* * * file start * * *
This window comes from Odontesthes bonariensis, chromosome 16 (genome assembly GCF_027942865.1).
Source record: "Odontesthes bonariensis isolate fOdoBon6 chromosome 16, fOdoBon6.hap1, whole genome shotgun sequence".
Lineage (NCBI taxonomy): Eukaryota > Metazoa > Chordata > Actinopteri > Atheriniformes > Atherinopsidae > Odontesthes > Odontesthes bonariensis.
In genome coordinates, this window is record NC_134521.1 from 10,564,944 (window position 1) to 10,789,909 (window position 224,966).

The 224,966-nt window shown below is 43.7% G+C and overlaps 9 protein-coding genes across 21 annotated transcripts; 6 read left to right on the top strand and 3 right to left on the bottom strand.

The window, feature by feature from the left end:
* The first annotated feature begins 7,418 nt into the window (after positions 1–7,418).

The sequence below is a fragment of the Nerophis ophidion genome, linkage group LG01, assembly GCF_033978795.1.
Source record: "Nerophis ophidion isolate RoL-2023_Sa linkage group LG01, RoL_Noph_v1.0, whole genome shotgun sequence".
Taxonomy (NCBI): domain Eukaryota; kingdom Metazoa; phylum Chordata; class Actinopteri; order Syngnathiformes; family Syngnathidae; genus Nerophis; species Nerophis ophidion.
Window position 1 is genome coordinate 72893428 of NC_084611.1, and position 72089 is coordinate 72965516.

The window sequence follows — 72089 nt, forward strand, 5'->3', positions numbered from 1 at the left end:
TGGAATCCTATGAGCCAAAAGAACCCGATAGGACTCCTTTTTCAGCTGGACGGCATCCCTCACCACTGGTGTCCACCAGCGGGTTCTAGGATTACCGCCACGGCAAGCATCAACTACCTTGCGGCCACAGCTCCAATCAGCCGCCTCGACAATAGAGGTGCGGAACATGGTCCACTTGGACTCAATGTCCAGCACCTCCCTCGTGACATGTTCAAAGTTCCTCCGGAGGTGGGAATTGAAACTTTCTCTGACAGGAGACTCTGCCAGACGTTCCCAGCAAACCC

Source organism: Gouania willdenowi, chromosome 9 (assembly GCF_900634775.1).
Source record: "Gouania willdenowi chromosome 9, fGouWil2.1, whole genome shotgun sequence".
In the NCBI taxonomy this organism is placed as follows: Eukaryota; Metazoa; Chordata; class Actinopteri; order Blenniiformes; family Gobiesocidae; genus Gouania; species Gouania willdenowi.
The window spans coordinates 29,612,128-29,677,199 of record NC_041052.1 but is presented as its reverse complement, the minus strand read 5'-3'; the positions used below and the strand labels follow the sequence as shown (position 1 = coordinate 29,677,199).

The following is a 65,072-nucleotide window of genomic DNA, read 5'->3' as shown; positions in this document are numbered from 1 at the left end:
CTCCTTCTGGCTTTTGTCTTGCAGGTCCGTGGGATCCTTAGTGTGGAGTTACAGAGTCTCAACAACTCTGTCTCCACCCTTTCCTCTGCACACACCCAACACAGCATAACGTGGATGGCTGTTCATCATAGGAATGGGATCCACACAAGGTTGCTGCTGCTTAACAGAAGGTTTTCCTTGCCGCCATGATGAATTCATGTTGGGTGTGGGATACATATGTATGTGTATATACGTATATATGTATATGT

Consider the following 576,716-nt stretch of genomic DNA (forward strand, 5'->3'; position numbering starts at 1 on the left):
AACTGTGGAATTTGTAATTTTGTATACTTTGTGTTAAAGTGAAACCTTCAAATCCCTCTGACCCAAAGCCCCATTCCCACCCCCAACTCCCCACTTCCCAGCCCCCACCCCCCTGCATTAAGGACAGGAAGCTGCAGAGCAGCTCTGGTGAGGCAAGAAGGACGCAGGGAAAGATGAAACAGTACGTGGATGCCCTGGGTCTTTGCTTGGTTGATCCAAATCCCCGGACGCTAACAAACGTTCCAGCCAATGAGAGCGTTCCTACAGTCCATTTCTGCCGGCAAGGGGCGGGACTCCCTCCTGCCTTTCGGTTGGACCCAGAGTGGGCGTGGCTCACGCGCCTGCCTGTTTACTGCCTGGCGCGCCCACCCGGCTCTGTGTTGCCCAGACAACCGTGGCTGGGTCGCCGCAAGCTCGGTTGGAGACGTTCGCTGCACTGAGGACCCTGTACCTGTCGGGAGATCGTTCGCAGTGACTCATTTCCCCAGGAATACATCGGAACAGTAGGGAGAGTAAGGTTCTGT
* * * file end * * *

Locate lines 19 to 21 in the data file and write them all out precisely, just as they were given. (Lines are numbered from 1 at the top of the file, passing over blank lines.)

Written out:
CTCCTTCTGGCTTTTGTCTTGCAGGTCCGTGGGATCCTTAGTGTGGAGTTACAGAGTCTCAACAACTCTGTCTCCACCCTTTCCTCTGCACACACCCAACACAGCATAACGTGGATGGCTGTTCATCATAGGAATGGGATCCACACAAGGTTGCTGCTGCTTAACAGAAGGTTTTCCTTGCCGCCATGATGAATTCATGTTGGGTGTGGGATACATATGTATGTGTATATACGTATATATGTATATGT

Consider the following 576,716-nt stretch of genomic DNA (forward strand, 5'->3'; position numbering starts at 1 on the left):
AACTGTGGAATTTGTAATTTTGTATACTTTGTGTTAAAGTGAAACCTTCAAATCCCTCTGACCCAAAGCCCCATTCCCACCCCCAACTCCCCACTTCCCAGCCCCCACCCCCCTGCATTAAGGACAGGAAGCTGCAGAGCAGCTCTGGTGAGGCAAGAAGGACGCAGGGAAAGATGAAACAGTACGTGGATGCCCTGGGTCTTTGCTTGGTTGATCCAAATCCCCGGACGCTAACAAACGTTCCAGCCAATGAGAGCGTTCCTACAGTCCATTTCTGCCGGCAAGGGGCGGGACTCCCTCCTGCCTTTCGGTTGGACCCAGAGTGGGCGTGGCTCACGCGCCTGCCTGTTTACTGCCTGGCGCGCCCACCCGGCTCTGTGTTGCCCAGACAACCGTGGCTGGGTCGCCGCAAGCTCGGTTGGAGACGTTCGCTGCACTGAGGACCCTGTACCTGTCGGGAGATCGTTCGCAGTGACTCATTTCCCCAGGAATACATCGGAACAGTAGGGAGAGTAAGGTTCTGT